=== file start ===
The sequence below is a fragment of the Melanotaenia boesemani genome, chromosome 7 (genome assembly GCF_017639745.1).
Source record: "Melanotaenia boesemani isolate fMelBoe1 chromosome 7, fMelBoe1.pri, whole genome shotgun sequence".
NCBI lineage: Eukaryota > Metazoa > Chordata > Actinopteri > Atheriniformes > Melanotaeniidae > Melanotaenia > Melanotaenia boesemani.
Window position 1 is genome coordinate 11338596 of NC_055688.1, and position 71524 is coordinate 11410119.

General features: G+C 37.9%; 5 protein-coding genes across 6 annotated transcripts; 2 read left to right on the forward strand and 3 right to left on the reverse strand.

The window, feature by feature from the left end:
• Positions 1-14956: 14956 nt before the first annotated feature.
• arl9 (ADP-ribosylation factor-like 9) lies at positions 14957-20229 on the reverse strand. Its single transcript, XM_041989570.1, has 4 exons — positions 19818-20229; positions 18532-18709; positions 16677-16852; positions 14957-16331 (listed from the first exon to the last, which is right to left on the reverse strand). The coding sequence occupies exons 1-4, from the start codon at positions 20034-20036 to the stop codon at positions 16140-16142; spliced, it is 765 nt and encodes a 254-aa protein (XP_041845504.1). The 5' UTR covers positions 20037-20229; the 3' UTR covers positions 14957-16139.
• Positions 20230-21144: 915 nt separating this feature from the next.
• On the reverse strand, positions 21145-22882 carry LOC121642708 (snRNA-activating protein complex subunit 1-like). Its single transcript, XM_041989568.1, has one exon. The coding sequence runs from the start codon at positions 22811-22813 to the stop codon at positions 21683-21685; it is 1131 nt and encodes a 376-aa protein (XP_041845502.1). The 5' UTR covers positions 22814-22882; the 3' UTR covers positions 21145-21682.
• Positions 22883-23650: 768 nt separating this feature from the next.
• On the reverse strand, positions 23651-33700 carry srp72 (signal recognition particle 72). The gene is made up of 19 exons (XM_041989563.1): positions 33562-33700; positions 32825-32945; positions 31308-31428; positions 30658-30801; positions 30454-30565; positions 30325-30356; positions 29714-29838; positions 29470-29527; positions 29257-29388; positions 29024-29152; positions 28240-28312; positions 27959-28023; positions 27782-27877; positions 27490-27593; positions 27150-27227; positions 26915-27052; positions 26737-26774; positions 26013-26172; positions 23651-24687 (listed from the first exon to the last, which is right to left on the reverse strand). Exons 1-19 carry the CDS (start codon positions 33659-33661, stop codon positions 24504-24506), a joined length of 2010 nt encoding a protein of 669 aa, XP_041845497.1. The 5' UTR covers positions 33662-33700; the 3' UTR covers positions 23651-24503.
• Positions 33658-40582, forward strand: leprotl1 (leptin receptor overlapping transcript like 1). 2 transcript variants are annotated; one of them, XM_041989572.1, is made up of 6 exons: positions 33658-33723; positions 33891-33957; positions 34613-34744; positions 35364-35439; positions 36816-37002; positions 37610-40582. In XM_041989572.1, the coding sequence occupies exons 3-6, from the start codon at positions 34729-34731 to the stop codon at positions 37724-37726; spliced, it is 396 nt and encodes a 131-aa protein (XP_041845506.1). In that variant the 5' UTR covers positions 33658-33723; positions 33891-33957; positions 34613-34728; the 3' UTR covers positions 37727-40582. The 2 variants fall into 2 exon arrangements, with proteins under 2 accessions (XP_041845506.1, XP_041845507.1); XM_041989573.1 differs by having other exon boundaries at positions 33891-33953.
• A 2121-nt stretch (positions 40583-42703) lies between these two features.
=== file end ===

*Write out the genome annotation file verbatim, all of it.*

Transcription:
The sequence below is a fragment of the Melanotaenia boesemani genome, chromosome 7 (genome assembly GCF_017639745.1).
Source record: "Melanotaenia boesemani isolate fMelBoe1 chromosome 7, fMelBoe1.pri, whole genome shotgun sequence".
NCBI lineage: Eukaryota > Metazoa > Chordata > Actinopteri > Atheriniformes > Melanotaeniidae > Melanotaenia > Melanotaenia boesemani.
Window position 1 is genome coordinate 11338596 of NC_055688.1, and position 71524 is coordinate 11410119.

General features: G+C 37.9%; 5 protein-coding genes across 6 annotated transcripts; 2 read left to right on the forward strand and 3 right to left on the reverse strand.

The window, feature by feature from the left end:
• Positions 1-14956: 14956 nt before the first annotated feature.
• arl9 (ADP-ribosylation factor-like 9) lies at positions 14957-20229 on the reverse strand. Its single transcript, XM_041989570.1, has 4 exons — positions 19818-20229; positions 18532-18709; positions 16677-16852; positions 14957-16331 (listed from the first exon to the last, which is right to left on the reverse strand). The coding sequence occupies exons 1-4, from the start codon at positions 20034-20036 to the stop codon at positions 16140-16142; spliced, it is 765 nt and encodes a 254-aa protein (XP_041845504.1). The 5' UTR covers positions 20037-20229; the 3' UTR covers positions 14957-16139.
• Positions 20230-21144: 915 nt separating this feature from the next.
• On the reverse strand, positions 21145-22882 carry LOC121642708 (snRNA-activating protein complex subunit 1-like). Its single transcript, XM_041989568.1, has one exon. The coding sequence runs from the start codon at positions 22811-22813 to the stop codon at positions 21683-21685; it is 1131 nt and encodes a 376-aa protein (XP_041845502.1). The 5' UTR covers positions 22814-22882; the 3' UTR covers positions 21145-21682.
• Positions 22883-23650: 768 nt separating this feature from the next.
• On the reverse strand, positions 23651-33700 carry srp72 (signal recognition particle 72). The gene is made up of 19 exons (XM_041989563.1): positions 33562-33700; positions 32825-32945; positions 31308-31428; positions 30658-30801; positions 30454-30565; positions 30325-30356; positions 29714-29838; positions 29470-29527; positions 29257-29388; positions 29024-29152; positions 28240-28312; positions 27959-28023; positions 27782-27877; positions 27490-27593; positions 27150-27227; positions 26915-27052; positions 26737-26774; positions 26013-26172; positions 23651-24687 (listed from the first exon to the last, which is right to left on the reverse strand). Exons 1-19 carry the CDS (start codon positions 33659-33661, stop codon positions 24504-24506), a joined length of 2010 nt encoding a protein of 669 aa, XP_041845497.1. The 5' UTR covers positions 33662-33700; the 3' UTR covers positions 23651-24503.
• Positions 33658-40582, forward strand: leprotl1 (leptin receptor overlapping transcript like 1). 2 transcript variants are annotated; one of them, XM_041989572.1, is made up of 6 exons: positions 33658-33723; positions 33891-33957; positions 34613-34744; positions 35364-35439; positions 36816-37002; positions 37610-40582. In XM_041989572.1, the coding sequence occupies exons 3-6, from the start codon at positions 34729-34731 to the stop codon at positions 37724-37726; spliced, it is 396 nt and encodes a 131-aa protein (XP_041845506.1). In that variant the 5' UTR covers positions 33658-33723; positions 33891-33957; positions 34613-34728; the 3' UTR covers positions 37727-40582. The 2 variants fall into 2 exon arrangements, with proteins under 2 accessions (XP_041845506.1, XP_041845507.1); XM_041989573.1 differs by having other exon boundaries at positions 33891-33953.
• A 2121-nt stretch (positions 40583-42703) lies between these two features.